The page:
Analogue: A Hate Story represents an interesting way to give, and remove, agency from the player. As a visual novel, it’s expected we wouldn’t have much control, but we possess a great deal of control over the story: in fact, we structure it in its entirety! Analogue’s narrative takes plenty of cues from ergodic literature: instead of a visual novel structure it embraces the log, the diary, telling all of its story through text emails. Few characters are represented visually: only the game’s two AI companions, both of whom have direct relevance to the story.

As a work it resembles House of Leaves or other ergodic texts. The player isn’t quite a character in the story but rather an impassive reader who has the ability to effect the events that occur. In House of Leaves the reader exerts agent status by way of copious footnotes alluding to parallel narratives; in Analogue the player can assemble the offered texts in any order, putting the emphasis wherever they so choose.

There’s two moments in particular that emphasize Analogue’s approach to agency. The first comes when one of the two AI companions (the two cannot communicate with one another; only one can be active at a time by way of dramatic device) presents you with a series of questions for the other. The game’s mechanics allow you to ask your companion about what they think about certain messages, and compounded with this is the fact that your companions have seen what you’ve read. Ask the companion about a few of her questions, and she poses a question to you: the other AI will see what questions you’ve read. If the other AI sees this, her reaction will change. She’ll know that the player isn’t on her side anymore, and that the first AI has poisoned the player’s mind.

It’s a wonderful moment. In most games players are encouraged to explore every optional dialog, but here you’re discouraged: doing so could lock you out of a lot of different perspectives. The game offers you agency: which texts are more important to you? Whose perspective is more important, even though you don’t know the answer to the mystery? Of course, a close reading of other texts will clue you in to what happened next, what the mystery is, and gives you perspectives and prejudices you can use to make a more informed choice.

It’s a level of agency obviously difficult to accomplish in big budget games, where everyone has a voice actor and run times are longer than Analogue’s svelte running time. Analogue can give us multiple perspectives on different issues without a lot of technical trouble, and its impact is enormous: we feel like it’s important to explore the nooks and crannies of the narrative because these elements are going to give us more than just a pat on the back. Rather than help us understand the world, they become the world.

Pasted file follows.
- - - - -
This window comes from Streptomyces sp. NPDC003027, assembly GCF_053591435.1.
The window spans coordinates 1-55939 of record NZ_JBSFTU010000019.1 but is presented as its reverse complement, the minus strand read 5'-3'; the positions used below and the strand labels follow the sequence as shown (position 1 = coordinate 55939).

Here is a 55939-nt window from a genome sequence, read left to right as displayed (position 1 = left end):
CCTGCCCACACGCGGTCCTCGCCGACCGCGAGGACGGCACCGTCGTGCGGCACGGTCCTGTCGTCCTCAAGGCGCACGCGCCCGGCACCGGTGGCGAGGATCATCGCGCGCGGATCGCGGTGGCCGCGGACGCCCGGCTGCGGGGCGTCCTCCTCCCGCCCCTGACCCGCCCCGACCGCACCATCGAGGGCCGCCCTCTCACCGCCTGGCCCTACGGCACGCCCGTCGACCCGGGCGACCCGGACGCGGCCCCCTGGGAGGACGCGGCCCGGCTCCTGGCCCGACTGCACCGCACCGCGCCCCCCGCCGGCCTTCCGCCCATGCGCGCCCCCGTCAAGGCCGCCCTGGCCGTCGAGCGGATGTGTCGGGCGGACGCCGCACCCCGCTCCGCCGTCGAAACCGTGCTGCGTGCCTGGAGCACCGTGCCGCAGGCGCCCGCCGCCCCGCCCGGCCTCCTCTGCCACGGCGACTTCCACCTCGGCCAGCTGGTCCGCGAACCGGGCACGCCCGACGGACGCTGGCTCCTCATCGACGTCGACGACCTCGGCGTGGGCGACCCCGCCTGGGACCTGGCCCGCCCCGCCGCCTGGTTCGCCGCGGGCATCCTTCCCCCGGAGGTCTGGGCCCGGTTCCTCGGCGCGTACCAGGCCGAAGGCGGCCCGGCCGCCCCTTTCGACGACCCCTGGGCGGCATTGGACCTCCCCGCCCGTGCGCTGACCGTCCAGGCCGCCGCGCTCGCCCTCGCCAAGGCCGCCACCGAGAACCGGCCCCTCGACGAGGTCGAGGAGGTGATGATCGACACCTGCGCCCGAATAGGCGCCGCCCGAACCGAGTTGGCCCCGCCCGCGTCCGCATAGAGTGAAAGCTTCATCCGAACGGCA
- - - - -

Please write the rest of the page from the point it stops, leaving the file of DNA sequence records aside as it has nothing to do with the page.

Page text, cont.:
This decision in Analogue is backed by another later in the piece. Faced with major technical problems, you’re forced to switch off one of the two AI companions for good.

It’s an interesting situation to force the player into. We’re being forced to make a decision without all the facts, something terribly frustrating in other titles. Lots of people were turned off to the arbitrary deaths that happened at the end of Mass Effect 2, for instance, because you didn’t have all the information. But in a game like Analogue, a title where the facts are everything, this is like sending the player into a boss fight without letting them recover all their health first. It’s the challenge of the game: how good of a judge of character are you? How much do you want to know the truth, and what kind of truth do you need to set yourself free?

The difference between this and Human Revolution’s first boss fight are night and day. The abruptness of Analogue’s incident leaves us without the ability to enact a “good” solution, but we don’t feel railroaded. This is an event we could neither predict nor avoid, and as such it feels like just another problem that’s facing us down. It occurs on a different track from the game’s “collectible” conversations, and therefore we don’t feel like it’s something we could predict. Meanwhile, Human Revolution telegraphs its big negative events through text documents or through level design, ostentatiously to reward the completionist but instead punishing them with a lack of agency.

That said, this is a complicated issue. It’s difficult for big budget games to work player-created narrative devices into their stories: making thirty minutes of a big budget game probably cost more than Analogue did to make. So there’s understandable difficulty in the cards, here. That said, we should celebrate games like Analogue for telling stories so far outside the sphere of popular video games: stories where the player, the non-player characters have so much agency over their world.